Drechsler started well and sprinted on to equal her lifetime best of 10.91. Yet she finished the heat shaking her curls, because Griffith Joyner came in more than two meters ahead of her, with a time of 10.70. "I was so happy," said Al, "I left our stuff to chase her, and someone took the camera."
Unlike most races of this magnitude, the final, thanks to Griffith Joyner, was fun rather than a battle. "Most competitors are so focused they don't want to say hello," she said, "but I'm always chatting. Grace Jackson [of Jamaica] was talking to herself before the start: 'Come on, come on, you gotta do it, Grace.'
"So I said, 'Hey, you will do it.'
"And she said, 'I'm coming after you then. I am.'
"Later, when it was over [Jackson had run a fine 10.97 to place fourth], Grace said, 'You pulled me through.' "
Before all this Al was nervous again. "My heart was drumming hard," he said. "Then she came to the blocks and smiled, and I knew everything would be all right. She was relaxed. If she stays relaxed, no one can beat her."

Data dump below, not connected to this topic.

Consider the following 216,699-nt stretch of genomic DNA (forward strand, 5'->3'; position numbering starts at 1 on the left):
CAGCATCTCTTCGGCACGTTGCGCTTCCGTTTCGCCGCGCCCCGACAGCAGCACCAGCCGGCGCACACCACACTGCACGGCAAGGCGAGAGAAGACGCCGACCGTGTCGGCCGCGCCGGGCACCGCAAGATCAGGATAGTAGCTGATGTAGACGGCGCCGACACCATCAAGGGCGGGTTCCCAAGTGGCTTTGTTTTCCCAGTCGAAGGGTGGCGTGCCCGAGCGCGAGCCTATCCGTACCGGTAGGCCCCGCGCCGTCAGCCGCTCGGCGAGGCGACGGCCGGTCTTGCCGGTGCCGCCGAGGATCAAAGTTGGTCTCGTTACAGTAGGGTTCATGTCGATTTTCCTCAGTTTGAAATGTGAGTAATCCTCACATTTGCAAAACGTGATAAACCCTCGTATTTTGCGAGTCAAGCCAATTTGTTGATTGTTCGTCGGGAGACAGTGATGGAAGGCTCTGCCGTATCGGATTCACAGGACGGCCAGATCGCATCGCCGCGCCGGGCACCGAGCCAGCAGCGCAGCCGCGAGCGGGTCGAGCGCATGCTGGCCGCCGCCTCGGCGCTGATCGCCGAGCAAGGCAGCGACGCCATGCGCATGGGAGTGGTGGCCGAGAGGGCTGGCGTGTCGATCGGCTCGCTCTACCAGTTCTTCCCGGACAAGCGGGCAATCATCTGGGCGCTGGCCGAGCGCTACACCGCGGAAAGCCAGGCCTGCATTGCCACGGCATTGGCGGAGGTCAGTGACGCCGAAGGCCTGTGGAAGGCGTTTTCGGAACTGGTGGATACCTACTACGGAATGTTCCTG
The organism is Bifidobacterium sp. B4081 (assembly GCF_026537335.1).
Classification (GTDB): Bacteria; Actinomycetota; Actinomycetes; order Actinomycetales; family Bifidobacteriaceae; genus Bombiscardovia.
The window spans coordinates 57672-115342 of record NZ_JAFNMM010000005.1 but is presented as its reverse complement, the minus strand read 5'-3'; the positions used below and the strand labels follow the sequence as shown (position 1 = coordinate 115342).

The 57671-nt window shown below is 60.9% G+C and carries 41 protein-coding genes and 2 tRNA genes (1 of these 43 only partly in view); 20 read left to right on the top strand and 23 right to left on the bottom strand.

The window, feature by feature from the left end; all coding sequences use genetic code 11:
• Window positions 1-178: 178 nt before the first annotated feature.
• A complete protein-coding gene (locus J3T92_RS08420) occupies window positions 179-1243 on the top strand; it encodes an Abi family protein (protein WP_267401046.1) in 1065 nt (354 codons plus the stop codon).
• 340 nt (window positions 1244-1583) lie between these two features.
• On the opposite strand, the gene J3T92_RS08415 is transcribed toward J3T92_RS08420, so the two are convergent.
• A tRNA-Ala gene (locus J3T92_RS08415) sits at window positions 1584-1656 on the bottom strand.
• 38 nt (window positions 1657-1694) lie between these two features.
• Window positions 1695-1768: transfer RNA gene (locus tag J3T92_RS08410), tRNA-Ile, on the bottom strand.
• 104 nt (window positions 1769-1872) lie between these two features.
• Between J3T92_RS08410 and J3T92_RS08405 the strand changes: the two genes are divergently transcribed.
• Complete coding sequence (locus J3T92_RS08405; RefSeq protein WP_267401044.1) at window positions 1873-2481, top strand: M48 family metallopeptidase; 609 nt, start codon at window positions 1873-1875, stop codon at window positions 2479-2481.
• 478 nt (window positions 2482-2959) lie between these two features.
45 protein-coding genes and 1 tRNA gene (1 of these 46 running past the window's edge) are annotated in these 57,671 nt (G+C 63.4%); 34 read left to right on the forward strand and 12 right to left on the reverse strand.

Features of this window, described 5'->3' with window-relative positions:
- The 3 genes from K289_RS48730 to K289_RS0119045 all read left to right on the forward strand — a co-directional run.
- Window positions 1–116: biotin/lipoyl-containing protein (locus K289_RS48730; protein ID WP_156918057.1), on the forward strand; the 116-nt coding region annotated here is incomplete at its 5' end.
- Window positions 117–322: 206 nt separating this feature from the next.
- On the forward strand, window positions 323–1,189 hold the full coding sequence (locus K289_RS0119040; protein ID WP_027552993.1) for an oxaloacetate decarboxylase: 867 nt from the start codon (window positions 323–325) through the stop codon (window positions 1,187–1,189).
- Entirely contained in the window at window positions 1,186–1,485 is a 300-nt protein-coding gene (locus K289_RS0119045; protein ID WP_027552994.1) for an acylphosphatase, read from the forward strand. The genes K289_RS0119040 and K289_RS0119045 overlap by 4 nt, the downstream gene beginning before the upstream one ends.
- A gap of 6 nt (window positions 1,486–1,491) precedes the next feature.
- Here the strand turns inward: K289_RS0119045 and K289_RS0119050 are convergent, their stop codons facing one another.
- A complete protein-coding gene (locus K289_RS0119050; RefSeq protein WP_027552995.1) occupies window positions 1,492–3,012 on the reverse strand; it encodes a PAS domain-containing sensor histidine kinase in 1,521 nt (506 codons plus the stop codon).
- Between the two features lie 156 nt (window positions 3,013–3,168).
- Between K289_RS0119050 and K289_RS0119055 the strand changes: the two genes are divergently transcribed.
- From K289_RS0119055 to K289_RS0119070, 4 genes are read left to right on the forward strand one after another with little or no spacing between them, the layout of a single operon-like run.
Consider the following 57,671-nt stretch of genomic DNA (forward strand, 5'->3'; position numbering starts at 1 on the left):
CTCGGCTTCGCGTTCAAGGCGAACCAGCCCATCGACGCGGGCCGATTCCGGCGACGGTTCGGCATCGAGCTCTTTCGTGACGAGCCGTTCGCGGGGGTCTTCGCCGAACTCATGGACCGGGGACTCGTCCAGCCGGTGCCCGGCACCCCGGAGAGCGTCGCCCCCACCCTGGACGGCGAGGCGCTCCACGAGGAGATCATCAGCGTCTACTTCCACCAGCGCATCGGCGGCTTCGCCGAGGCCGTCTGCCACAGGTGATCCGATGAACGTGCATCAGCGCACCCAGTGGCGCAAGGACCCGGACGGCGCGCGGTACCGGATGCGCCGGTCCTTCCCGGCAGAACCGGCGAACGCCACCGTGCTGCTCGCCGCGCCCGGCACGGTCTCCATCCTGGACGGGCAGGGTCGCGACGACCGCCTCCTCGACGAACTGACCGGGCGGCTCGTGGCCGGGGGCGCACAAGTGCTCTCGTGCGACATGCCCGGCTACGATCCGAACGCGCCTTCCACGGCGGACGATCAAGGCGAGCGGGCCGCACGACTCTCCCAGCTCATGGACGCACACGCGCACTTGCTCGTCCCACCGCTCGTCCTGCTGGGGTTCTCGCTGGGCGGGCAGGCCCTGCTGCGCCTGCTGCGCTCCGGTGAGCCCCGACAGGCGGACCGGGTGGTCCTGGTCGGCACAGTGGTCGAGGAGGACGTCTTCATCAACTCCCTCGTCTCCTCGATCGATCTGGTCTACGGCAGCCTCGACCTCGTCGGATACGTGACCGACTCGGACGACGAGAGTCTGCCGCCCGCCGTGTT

For the final Griffith Joyner had shed the hood, and her carefully painted nails seemed a sparkling selection of Olympic pins. One carried gold Olympic rings on a red background. Another said U.S.A. One was done in polka dots, and one read GOLD in gold on a blue background.
She adjusted her rear block to feel more comfortable than she had in the semis. She got a terrific start. Her early going was smooth, and she sensed herself in front. Then the race was hers. "It was a 20-year dream," she said. "At that moment I knew everything was worth it. I felt so happy inside that I had it won I just had to let it out."